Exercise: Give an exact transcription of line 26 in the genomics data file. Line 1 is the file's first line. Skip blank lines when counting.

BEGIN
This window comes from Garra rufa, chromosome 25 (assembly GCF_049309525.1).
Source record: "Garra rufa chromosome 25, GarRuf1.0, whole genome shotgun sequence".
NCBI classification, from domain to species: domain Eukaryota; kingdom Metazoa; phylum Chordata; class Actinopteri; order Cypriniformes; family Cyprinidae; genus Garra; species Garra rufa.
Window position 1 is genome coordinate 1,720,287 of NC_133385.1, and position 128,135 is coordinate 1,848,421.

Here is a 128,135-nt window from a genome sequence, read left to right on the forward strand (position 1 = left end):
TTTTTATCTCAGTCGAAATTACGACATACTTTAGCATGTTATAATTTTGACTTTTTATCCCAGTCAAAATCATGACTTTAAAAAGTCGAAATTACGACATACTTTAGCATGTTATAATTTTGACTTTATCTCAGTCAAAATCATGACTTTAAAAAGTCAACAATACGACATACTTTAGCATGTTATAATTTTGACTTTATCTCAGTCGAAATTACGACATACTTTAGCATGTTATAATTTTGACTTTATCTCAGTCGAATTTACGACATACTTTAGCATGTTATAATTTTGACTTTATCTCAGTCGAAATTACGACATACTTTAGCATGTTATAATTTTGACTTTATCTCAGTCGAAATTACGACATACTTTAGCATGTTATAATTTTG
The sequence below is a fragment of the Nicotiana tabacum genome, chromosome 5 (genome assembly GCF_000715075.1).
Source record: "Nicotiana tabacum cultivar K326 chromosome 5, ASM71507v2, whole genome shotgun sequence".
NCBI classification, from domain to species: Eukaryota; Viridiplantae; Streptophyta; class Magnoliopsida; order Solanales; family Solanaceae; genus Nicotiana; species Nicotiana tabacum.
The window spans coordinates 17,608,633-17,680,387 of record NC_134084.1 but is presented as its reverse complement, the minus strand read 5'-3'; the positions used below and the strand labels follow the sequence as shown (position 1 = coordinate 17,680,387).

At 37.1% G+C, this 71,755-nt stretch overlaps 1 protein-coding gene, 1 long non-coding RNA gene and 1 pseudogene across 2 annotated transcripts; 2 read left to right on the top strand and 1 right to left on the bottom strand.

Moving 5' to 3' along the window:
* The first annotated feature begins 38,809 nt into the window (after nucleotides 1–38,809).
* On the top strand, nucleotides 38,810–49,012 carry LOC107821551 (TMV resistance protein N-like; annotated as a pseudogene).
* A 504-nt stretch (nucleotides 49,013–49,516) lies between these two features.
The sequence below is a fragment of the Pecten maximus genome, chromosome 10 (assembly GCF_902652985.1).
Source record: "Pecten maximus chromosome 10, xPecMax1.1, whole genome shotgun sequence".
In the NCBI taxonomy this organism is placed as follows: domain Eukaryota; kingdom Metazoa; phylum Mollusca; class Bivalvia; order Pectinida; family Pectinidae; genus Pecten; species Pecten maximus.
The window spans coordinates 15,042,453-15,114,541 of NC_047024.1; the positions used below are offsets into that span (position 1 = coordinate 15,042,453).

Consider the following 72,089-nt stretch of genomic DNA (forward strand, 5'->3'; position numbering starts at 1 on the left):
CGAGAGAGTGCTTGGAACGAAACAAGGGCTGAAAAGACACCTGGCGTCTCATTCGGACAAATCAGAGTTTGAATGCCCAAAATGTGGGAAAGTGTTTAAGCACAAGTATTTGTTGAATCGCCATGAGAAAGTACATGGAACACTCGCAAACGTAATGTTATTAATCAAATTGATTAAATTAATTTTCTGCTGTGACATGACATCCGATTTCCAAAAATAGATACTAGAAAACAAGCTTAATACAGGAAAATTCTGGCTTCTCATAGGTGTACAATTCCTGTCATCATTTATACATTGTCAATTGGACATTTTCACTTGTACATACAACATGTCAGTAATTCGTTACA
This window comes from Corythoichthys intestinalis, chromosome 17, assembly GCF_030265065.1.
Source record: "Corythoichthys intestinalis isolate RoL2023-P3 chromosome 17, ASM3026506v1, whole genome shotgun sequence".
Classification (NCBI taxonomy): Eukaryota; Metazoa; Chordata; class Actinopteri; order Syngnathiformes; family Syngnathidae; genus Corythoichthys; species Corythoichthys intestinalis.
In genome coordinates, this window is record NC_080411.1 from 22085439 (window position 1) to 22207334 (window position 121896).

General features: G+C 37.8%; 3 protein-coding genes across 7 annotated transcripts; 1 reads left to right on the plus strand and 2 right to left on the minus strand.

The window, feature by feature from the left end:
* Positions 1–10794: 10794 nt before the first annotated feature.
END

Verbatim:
General features: G+C 37.8%; 3 protein-coding genes across 7 annotated transcripts; 1 reads left to right on the plus strand and 2 right to left on the minus strand.